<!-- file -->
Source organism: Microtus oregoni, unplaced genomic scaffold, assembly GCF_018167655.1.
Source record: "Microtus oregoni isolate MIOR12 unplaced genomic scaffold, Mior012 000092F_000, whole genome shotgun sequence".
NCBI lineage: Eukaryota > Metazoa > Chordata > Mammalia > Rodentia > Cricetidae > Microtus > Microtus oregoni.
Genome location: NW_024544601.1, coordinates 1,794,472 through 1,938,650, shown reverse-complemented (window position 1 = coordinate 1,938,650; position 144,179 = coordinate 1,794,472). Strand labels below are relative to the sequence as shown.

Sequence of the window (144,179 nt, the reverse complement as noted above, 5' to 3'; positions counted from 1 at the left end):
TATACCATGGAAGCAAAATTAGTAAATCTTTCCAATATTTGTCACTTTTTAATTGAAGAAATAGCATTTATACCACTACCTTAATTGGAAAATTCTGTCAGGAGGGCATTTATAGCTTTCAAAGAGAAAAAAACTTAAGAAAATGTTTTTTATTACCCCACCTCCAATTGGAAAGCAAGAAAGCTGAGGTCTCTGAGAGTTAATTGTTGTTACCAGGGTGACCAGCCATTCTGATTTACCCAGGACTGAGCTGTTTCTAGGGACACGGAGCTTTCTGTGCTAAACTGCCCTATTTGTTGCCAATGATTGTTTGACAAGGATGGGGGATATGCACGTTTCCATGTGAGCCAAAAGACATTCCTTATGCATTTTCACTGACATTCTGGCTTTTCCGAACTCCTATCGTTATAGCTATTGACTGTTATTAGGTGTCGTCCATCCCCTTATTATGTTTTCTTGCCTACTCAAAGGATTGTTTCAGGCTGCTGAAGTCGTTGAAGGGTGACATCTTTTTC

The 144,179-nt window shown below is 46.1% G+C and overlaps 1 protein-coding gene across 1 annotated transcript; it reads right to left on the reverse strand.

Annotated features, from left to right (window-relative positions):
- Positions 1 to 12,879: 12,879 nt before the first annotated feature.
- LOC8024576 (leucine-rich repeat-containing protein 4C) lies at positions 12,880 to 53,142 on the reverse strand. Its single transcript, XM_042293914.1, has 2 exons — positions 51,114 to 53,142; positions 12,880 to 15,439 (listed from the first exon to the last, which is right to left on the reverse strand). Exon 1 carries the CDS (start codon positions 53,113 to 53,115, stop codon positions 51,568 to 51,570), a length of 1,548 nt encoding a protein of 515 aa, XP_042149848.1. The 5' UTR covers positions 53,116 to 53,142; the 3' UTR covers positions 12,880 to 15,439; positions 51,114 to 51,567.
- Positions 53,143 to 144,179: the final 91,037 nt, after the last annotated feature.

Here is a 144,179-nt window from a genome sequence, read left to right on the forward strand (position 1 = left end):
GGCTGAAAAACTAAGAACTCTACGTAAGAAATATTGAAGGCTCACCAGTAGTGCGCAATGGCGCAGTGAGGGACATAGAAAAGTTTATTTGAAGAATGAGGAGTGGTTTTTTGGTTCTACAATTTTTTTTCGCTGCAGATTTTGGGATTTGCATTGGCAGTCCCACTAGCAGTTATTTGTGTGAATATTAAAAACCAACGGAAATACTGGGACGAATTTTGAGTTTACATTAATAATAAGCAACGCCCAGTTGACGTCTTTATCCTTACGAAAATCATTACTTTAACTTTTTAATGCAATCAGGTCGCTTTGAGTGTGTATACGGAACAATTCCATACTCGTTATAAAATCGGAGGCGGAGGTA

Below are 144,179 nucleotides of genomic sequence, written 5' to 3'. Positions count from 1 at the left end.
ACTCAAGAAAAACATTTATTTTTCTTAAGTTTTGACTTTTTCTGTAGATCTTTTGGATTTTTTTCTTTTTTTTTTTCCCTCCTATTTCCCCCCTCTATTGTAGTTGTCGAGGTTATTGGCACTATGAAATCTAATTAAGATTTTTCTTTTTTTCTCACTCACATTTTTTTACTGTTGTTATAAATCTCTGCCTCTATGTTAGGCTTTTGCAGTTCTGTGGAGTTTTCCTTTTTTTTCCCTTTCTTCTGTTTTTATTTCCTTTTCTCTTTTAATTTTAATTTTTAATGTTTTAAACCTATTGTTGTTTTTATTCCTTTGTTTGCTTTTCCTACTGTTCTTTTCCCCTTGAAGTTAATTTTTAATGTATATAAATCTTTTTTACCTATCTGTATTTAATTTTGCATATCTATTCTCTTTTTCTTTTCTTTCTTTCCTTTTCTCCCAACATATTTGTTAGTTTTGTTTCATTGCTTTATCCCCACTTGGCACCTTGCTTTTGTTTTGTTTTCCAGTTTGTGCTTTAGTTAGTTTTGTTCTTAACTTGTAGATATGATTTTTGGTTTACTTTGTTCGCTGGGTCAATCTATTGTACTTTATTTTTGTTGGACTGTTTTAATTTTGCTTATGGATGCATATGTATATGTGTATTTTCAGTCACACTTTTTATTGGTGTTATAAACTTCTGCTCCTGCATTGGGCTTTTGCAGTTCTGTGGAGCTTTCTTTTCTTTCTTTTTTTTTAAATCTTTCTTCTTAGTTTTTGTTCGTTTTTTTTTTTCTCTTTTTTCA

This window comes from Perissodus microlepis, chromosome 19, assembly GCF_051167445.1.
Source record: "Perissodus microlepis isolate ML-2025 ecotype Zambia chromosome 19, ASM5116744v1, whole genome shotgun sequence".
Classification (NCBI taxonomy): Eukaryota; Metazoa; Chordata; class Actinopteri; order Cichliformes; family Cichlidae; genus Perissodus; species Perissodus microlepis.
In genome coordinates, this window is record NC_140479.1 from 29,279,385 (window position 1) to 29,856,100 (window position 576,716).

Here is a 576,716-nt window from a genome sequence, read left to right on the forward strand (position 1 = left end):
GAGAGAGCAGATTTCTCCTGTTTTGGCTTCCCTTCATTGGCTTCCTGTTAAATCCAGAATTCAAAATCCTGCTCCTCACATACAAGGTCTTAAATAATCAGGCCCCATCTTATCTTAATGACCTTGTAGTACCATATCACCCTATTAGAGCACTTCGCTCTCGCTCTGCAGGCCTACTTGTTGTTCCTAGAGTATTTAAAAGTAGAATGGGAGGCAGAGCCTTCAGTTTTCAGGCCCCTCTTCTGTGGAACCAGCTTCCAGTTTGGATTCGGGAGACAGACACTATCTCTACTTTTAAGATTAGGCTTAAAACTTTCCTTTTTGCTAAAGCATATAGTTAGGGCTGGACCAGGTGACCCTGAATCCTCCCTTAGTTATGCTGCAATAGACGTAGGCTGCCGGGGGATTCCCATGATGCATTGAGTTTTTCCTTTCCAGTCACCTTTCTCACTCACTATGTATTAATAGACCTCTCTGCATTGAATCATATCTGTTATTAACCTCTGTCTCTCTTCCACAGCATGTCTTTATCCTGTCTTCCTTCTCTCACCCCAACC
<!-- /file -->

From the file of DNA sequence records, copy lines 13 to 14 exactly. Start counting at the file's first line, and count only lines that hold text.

GGCTGAAAAACTAAGAACTCTACGTAAGAAATATTGAAGGCTCACCAGTAGTGCGCAATGGCGCAGTGAGGGACATAGAAAAGTTTATTTGAAGAATGAGGAGTGGTTTTTTGGTTCTACAATTTTTTTTCGCTGCAGATTTTGGGATTTGCATTGGCAGTCCCACTAGCAGTTATTTGTGTGAATATTAAAAACCAACGGAAATACTGGGACGAATTTTGAGTTTACATTAATAATAAGCAACGCCCAGTTGACGTCTTTATCCTTACGAAAATCATTACTTTAACTTTTTAATGCAATCAGGTCGCTTTGAGTGTGTATACGGAACAATTCCATACTCGTTATAAAATCGGAGGCGGAGGTA

Below are 144,179 nucleotides of genomic sequence, written 5' to 3'. Positions count from 1 at the left end.